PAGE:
I listen to a love song at four in the afternoon as the clouds rage outside, ready to pour. It reminds me of no one, but it can still serve its purpose. It moves along like a train chugging about through landscapes of memory with no stops on its course. There is no muse in this room, this life, yet the song talks of love, yet I understand. I lose myself in the verse, the chorus, the music, and the remnants of a feeling. I let the song repeat, and the clouds in my periphery get dreamier by the minute as I lie down and let the song wash over me like the rain does on the world. So much of what I want to say is contingent on having someone to say it about. In my imagination, I have written a full anthology of poems for someone else, and none exist just yet. They say you should write what you know, and so I stop myself from putting words down until they are for somebody. So much of what I write depends on how my life has gone, and so much remains to be decided by how it will go.
It is five in the evening on a Tuesday in March, and I let myself melt into a sleep you do not get often. The one where you are still awake; you know a song plays in the room, echoing through the leaves of the plants that would not stop growing, that have far outgrown their pots; you know the clouds are dancing over the sky in a sort of waltz or a foxtrot. There is a sort of playfulness in the air around you, and you are asleep, yes, but you are also wide awake and aware of the moment at hand. I listen to a love song without anyone to dedicate it to, and I think of the poems I could write, of the moments I could live, of the laughter I could laugh, and then, the power goes out. The weather has gotten on, and the rain continues pouring. As the power comes back on, I think of starting the song again, but its moment has passed. That is the thing about abrupt endings. They tend to take everything along.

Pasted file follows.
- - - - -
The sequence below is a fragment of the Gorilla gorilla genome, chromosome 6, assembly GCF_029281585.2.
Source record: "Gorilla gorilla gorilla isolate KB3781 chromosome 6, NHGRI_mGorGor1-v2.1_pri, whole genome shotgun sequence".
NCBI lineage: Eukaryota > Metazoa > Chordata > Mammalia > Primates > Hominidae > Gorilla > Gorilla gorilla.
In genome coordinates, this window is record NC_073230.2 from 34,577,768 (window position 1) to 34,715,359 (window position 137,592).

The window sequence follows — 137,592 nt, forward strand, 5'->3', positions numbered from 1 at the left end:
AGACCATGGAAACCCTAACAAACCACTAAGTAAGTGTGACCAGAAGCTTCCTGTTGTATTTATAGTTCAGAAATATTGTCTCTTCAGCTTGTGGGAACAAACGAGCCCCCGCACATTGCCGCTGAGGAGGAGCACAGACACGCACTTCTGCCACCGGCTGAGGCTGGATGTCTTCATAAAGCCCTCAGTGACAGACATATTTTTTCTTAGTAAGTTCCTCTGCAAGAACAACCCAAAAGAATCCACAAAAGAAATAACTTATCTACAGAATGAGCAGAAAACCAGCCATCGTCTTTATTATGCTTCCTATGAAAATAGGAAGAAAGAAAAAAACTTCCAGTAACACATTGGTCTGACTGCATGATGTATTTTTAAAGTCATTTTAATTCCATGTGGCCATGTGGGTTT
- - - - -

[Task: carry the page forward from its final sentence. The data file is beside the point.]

Of course, life gets on as the weather does; it does not change what you have left behind. You continue living and laughing, but not like you would have, no. Not like that at all.